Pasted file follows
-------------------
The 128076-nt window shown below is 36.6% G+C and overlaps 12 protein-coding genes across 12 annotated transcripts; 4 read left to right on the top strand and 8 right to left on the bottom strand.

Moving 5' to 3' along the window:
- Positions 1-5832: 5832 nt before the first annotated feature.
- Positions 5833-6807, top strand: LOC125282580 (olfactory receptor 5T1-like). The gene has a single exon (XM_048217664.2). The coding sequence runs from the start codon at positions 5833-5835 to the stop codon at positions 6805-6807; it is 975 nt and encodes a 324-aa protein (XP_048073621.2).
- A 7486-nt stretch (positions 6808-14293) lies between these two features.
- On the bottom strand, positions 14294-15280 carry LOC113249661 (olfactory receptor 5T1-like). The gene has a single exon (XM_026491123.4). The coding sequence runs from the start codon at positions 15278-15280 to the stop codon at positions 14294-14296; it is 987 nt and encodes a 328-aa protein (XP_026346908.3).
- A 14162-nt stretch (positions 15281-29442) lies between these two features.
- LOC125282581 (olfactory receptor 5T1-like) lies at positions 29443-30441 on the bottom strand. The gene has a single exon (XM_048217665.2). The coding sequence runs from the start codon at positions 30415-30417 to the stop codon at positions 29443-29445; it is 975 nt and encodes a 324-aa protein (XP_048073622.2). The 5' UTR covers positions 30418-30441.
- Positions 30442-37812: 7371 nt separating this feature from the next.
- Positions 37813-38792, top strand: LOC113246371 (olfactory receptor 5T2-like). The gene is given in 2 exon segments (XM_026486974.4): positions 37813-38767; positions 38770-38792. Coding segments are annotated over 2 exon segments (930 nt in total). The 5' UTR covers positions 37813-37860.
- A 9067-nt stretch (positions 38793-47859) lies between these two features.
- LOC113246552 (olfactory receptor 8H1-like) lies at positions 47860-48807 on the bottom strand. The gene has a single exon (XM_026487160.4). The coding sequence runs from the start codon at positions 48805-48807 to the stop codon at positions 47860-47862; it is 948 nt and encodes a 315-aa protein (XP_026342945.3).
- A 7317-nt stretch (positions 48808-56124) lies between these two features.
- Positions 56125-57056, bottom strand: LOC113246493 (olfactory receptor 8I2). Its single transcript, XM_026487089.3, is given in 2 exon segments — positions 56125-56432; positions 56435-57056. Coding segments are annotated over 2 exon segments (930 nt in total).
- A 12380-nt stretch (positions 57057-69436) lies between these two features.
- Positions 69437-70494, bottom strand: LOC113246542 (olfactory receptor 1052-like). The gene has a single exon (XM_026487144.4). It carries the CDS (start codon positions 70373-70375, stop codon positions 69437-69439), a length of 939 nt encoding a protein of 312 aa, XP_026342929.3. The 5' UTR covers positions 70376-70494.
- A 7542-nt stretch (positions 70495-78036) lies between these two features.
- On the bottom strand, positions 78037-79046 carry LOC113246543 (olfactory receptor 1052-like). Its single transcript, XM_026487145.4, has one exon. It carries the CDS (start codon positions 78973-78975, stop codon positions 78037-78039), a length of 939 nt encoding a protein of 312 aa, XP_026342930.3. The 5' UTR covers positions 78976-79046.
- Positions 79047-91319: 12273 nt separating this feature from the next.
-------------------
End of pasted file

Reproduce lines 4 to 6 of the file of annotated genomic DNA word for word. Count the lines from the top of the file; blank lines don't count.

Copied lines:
- Positions 5833-6807, top strand: LOC125282580 (olfactory receptor 5T1-like). The gene has a single exon (XM_048217664.2). The coding sequence runs from the start codon at positions 5833-5835 to the stop codon at positions 6805-6807; it is 975 nt and encodes a 324-aa protein (XP_048073621.2).
- A 7486-nt stretch (positions 6808-14293) lies between these two features.
- On the bottom strand, positions 14294-15280 carry LOC113249661 (olfactory receptor 5T1-like). The gene has a single exon (XM_026491123.4). The coding sequence runs from the start codon at positions 15278-15280 to the stop codon at positions 14294-14296; it is 987 nt and encodes a 328-aa protein (XP_026346908.3).